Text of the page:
This is what management says when it's against the ropes. It talks, as Humenik did, about how tough a day it was, and I'm sure it was. As easy as it is to pigeonhole management as the evil ogre behind the fancy closed door, it's probably not terribly fun to announce the dissolution of much of your workforce, and then watch as an asinine corporate HR decision degrades them further with the assistance of a security escort. Then management desperately tries to put a positive spin on the future as a result of the downsizing, hoping it can somehow appease the remaining employees and right the ship, or buy some time before abandoning it altogether, fully aware the chances of another significant barrage on the horizon.

Now to state the obvious: What Humenik says is not what Humenik knows. Lee Enterprises, the publisher of the Arizona Daily Star, is in deep shit. The reality remains that the company is staring at a billion-dollar debt payment due in April, and has yet to reach a negotiation on the financial terms it would prefer. But Lee doesn't have much bargaining power, and if any of the more than 150 investors Lee has met with don't like the terms, their patience could be the company's demise. It's Lee who eventually has to agree to a restructuring deal, not investors, who can simply watch and wait. If that happens, Lee goes belly up, because Lee needs to make a deal with someone. There were rumblings from sources quoted in a story said to be inside Lee negotiations a week or so ago suggesting bankruptcy was very much on the table.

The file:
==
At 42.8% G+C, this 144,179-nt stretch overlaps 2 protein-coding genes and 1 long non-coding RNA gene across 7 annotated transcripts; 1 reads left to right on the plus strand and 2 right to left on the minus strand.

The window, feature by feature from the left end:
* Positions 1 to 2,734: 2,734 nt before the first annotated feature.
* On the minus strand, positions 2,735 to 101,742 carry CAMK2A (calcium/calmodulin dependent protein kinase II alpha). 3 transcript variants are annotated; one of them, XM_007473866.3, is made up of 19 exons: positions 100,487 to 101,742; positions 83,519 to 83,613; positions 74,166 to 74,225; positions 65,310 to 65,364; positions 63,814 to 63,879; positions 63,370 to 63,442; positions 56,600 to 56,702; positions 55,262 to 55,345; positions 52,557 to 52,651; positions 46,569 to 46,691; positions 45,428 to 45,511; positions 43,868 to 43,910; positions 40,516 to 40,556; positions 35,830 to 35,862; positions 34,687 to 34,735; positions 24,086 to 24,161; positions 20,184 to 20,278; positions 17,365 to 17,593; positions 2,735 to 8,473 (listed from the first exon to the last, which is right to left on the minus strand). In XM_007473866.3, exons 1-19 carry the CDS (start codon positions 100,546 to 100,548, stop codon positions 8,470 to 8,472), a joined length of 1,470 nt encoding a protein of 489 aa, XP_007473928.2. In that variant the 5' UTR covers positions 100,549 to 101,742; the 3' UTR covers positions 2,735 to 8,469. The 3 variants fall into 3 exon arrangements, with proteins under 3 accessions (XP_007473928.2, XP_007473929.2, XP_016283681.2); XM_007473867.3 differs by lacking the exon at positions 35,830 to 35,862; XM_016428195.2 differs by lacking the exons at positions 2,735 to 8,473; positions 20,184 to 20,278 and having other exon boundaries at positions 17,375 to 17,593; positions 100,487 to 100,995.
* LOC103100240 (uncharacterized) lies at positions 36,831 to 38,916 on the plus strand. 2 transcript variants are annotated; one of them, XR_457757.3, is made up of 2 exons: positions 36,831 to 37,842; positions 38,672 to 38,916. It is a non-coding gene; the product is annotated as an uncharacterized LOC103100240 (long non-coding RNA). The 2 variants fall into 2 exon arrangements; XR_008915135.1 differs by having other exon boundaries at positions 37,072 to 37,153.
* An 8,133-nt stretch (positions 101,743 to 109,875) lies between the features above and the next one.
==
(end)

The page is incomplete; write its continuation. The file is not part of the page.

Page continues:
According to company CEO Mary Junck, Lee has cut debt by more than $700 million since 2005. It turned a profit of $46 million in 2010, and says it has a cash flow of $110 million, but those numbers don't add up very well when a billion-dollar bill comes due in eight months. On July 15, Lee reported it expects another third-quarter decline, down 4.2 percent from the same period a year before.

So let's say Lee has about $150 million available. That's still $850 million short of what it owes in April. So how does it get there? One, try to convince investors that even though it pulls in a profit of about $50 million a year, 1/20th of what it owes, that maybe paying off that debt by the middle of the century is good business. Or two, start laying off employees, and ultimately selling properties. If you're one of Lee's larger entities, say the St. Louis Post-Dispatch or the Arizona Daily Star, you might want to get that new masthead ready.

There is no bright future in morning daily print journalism. We've known this for most of the last decade, but the public's transition to online news has moved much faster than the industry's ability to effectively monetize it. As a result, staff gets cut, almost certainly along with the quality of product. But Corporate hopes nobody will really notice.

In this industry, and in this community, if Humenik's "bright future" has shown us one thing, last week's 52 layoffs probably won't be the last.